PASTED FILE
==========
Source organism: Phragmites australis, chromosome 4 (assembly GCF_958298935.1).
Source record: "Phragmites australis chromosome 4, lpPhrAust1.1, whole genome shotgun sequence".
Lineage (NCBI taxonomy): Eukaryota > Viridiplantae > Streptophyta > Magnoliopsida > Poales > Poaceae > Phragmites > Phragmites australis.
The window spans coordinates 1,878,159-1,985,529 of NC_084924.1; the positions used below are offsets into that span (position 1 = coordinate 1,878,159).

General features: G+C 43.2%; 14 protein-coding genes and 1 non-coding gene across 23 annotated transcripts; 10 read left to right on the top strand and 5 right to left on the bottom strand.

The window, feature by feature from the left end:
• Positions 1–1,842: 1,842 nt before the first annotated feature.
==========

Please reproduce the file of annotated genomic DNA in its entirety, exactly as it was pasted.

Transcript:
Source organism: Phragmites australis, chromosome 4 (assembly GCF_958298935.1).
Source record: "Phragmites australis chromosome 4, lpPhrAust1.1, whole genome shotgun sequence".
Lineage (NCBI taxonomy): Eukaryota > Viridiplantae > Streptophyta > Magnoliopsida > Poales > Poaceae > Phragmites > Phragmites australis.
The window spans coordinates 1,878,159-1,985,529 of NC_084924.1; the positions used below are offsets into that span (position 1 = coordinate 1,878,159).

General features: G+C 43.2%; 14 protein-coding genes and 1 non-coding gene across 23 annotated transcripts; 10 read left to right on the top strand and 5 right to left on the bottom strand.

The window, feature by feature from the left end:
• Positions 1–1,842: 1,842 nt before the first annotated feature.